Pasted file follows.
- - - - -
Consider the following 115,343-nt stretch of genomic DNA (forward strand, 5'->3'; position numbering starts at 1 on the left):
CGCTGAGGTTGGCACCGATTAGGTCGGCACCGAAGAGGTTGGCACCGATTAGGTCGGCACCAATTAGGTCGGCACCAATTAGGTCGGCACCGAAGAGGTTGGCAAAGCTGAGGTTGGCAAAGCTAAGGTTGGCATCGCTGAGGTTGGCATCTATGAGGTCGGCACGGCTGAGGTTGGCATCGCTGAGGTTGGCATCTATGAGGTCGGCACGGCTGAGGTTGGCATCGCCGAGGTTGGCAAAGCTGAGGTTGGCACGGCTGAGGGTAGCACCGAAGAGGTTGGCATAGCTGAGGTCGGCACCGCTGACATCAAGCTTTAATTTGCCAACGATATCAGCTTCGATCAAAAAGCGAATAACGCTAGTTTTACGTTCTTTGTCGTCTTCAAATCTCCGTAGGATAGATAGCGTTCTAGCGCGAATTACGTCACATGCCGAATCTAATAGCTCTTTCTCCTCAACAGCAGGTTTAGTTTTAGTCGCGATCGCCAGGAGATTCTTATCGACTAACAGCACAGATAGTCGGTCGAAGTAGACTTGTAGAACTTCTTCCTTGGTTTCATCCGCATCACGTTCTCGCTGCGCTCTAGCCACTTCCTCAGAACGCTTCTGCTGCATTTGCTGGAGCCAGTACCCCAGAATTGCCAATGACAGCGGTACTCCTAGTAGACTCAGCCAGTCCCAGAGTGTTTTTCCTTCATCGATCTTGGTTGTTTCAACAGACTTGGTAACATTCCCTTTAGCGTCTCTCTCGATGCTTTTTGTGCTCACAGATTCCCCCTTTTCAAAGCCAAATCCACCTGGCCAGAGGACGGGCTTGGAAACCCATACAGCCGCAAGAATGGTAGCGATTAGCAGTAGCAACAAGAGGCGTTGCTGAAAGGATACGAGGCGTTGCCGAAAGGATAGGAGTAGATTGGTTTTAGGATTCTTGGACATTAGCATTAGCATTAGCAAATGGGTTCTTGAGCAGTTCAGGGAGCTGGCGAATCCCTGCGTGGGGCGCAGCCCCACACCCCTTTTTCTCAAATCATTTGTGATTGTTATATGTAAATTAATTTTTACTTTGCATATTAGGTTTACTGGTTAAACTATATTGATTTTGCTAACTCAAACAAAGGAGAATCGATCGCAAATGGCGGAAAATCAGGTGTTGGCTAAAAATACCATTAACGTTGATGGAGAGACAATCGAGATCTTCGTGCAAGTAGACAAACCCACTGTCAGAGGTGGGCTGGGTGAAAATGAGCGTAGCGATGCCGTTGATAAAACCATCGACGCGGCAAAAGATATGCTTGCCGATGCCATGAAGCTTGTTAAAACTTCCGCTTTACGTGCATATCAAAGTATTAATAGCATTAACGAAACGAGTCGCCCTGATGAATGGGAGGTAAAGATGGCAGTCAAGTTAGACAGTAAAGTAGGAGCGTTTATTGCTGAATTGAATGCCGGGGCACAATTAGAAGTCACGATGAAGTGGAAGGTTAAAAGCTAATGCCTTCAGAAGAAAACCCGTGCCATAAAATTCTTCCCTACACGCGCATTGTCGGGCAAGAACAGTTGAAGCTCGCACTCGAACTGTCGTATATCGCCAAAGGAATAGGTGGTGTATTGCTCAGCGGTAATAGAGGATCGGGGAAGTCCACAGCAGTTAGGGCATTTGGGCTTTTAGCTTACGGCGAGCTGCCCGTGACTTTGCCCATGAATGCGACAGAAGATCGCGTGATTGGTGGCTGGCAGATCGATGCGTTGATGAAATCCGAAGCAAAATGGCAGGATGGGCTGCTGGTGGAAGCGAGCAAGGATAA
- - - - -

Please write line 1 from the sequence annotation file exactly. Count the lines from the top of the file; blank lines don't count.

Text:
Consider the following 115,343-nt stretch of genomic DNA (forward strand, 5'->3'; position numbering starts at 1 on the left):